Wednesday of the Twenty-Sixth Week of Ordinary Time

+Luke 9:57-62

‘I will follow you wherever you go’

As Jesus and his disciples travelled along they met a man on the road who said to him, ‘I will follow you wherever you go.’ Jesus answered, ‘Foxes have holes and the birds of the air have nests, but the Son of Man has nowhere to lay his head.’

Another to whom he said, ‘Follow me’, replied, ‘Let me go and bury my father first.’ But he answered, ‘Leave the dead to bury their dead; your duty is to go and spread the news of the kingdom of God.’

Another said, ‘I will follow you, sir, but first let me go and say goodbye to my people at home.’ Jesus said to him, ‘Once the hand is laid on the plough, no one who looks back is fit for the kingdom of God.’

+Job 9:1-13,14-16

How can man be in the right against God?

Job spoke to his friends:

Indeed, I know it is as you say:

how can man be in the right against God?

If any were so rash as to challenge him for reasons,

one in a thousand would be more than they could answer.

His heart is wise, and his strength is great:

who then can successfully defy him?

He moves the mountains, though they do not know it;

he throws them down when he is angry.

He shakes the earth, and moves it from its place,

making all its pillars tremble.

The sun, at his command, forbears to rise,

and on the stars he sets a seal.

He and no other stretched out the skies,

and trampled the Sea’s tall waves.

The Bear, Orion too, are of his making,

the Pleiades and the Mansions of the South.

His works are great, beyond all reckoning,

his marvels, past all counting.

Were he to pass me, I should not see him,

nor detect his stealthy movement.

Were he to snatch a prize, who could prevent him,

or dare to say, ‘What are you doing?’

How dare I plead my cause, then,

or choose arguments against him?

Suppose I am in the right, what use is my defence?

For he whom I must sue is judge as well.

If he deigned to answer my citation,

could I be sure that he would listen to my voice?

Source: Jerusalem Bible

Catechism of the Catholic Church

The Obedience of Faith

144 To obey (from the Latin ob-audire, to “hear or listen to”) in faith is to submit freely to the word that has been heard, because its truth is guaranteed by God, who is Truth itself. Abraham is the model of such obedience offered us by Sacred Scripture. the Virgin Mary is its most perfect embodiment.

Abraham – “father of all who believe”

145 The Letter to the Hebrews, in its great eulogy of the faith of Israel’s ancestors, lays special emphasis on Abraham’s faith: “By faith, Abraham obeyed when he was called to go out to a place which he was to receive as an inheritance; and he went out, not knowing where he was to go.” By faith, he lived as a stranger and pilgrim in the promised land. By faith, Sarah was given to conceive the son of the promise. and by faith Abraham offered his only son in sacrifice.

146 Abraham thus fulfils the definition of faith in Hebrews 11:1: “Faith is the assurance of things hoped for, the conviction of things not seen”: “Abraham believed God, and it was reckoned to him as righteousness.” Because he was “strong in his faith”, Abraham became the “father of all who believe”.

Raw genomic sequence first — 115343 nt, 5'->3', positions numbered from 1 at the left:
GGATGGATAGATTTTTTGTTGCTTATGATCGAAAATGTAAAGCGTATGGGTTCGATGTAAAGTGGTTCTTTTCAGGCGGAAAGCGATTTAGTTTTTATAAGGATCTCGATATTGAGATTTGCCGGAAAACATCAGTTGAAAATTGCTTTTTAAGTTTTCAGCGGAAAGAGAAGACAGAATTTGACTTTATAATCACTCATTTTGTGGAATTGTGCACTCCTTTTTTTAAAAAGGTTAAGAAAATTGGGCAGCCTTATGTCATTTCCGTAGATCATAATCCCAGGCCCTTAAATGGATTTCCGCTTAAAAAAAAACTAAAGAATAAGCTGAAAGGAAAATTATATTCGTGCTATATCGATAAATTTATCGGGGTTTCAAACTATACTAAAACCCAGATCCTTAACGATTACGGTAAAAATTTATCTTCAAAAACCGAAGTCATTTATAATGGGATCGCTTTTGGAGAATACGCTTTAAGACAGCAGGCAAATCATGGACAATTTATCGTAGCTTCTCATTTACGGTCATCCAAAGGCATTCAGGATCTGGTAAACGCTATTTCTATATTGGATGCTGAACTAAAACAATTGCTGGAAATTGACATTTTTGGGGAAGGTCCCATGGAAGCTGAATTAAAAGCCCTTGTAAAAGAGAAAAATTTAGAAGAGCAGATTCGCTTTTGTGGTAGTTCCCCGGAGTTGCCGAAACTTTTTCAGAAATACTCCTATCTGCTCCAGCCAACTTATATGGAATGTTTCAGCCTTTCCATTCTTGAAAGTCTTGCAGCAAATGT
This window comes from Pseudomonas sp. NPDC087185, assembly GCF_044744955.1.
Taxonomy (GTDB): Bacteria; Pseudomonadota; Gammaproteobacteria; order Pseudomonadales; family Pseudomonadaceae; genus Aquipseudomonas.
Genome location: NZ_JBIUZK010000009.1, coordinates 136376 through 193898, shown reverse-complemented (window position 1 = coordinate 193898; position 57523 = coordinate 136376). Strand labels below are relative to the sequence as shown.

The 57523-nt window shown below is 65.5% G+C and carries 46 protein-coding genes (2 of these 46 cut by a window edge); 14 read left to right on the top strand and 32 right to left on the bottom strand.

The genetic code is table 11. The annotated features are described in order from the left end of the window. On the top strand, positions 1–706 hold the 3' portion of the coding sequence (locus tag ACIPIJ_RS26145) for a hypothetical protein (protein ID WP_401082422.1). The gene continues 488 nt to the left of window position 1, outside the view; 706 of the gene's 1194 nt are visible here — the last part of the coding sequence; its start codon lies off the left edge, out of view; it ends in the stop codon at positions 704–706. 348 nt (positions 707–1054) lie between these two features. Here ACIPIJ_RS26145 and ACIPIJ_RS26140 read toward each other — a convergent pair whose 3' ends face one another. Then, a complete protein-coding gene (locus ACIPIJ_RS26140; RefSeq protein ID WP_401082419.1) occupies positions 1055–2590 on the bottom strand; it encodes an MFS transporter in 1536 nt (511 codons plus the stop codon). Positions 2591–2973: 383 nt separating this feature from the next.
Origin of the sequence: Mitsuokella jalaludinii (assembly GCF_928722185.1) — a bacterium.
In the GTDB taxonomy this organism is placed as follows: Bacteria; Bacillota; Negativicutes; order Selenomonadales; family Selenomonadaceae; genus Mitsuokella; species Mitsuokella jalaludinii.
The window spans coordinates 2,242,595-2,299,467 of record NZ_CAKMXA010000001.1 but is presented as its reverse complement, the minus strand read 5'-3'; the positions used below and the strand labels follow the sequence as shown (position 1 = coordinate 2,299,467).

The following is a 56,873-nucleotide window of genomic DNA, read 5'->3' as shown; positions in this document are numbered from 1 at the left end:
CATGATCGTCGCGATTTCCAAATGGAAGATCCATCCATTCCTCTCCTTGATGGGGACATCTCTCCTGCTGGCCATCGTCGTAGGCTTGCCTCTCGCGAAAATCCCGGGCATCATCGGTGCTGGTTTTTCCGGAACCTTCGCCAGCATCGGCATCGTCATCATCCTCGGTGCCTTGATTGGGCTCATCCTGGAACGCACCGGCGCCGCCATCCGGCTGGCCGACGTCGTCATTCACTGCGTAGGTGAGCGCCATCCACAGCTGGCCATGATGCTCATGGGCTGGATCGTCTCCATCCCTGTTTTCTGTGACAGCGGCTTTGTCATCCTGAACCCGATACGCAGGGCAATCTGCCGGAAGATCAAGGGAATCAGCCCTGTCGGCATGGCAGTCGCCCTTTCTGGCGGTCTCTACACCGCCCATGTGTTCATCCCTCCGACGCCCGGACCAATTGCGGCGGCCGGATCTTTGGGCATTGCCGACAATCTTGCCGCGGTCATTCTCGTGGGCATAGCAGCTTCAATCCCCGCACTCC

147 The Old Testament is rich in witnesses to this faith. the Letter to the Hebrews proclaims its eulogy of the exemplary faith of the ancestors who “received divine approval”.10 Yet “God had foreseen something better for us”: the grace of believing in his Son Jesus, “the pioneer and perfecter of our faith”.

Mary – “Blessed is she who believed”

148 The Virgin Mary most perfectly embodies the obedience of faith. By faith Mary welcomes the tidings and promise brought by the angel Gabriel, believing that “with God nothing will be impossible” and so giving her assent: “Behold I am the handmaid of the Lord; let it be [done] to me according to your word.” Elizabeth greeted her: “Blessed is she who believed that there would be a fulfilment of what was spoken to her from the Lord.” It is for this faith that all generations have called Mary blessed.

149 Throughout her life and until her last ordeal when Jesus her son died on the cross, Mary’s faith never wavered. She never ceased to believe in the fulfilment of God’s word. and so the Church venerates in Mary the purest realization of faith.

Psalm 87(88):10-15

Let my prayer come into your presence, O Lord.

I call to you, Lord, all the day long;

to you I stretch out my hands.

Will you work your wonders for the dead?

Will the shades stand and praise you?

Let my prayer come into your presence, O Lord.

Will your love be told in the grave

or your faithfulness among the dead?

Will your wonders be known in the dark

or your justice in the land of oblivion?

Let my prayer come into your presence, O Lord.

As for me, Lord, I call to you for help:

in the morning my prayer comes before you.

Lord, why do you reject me?

Why do you hide your face?

Let my prayer come into your presence, O Lord.

Source: Jerusalem Bible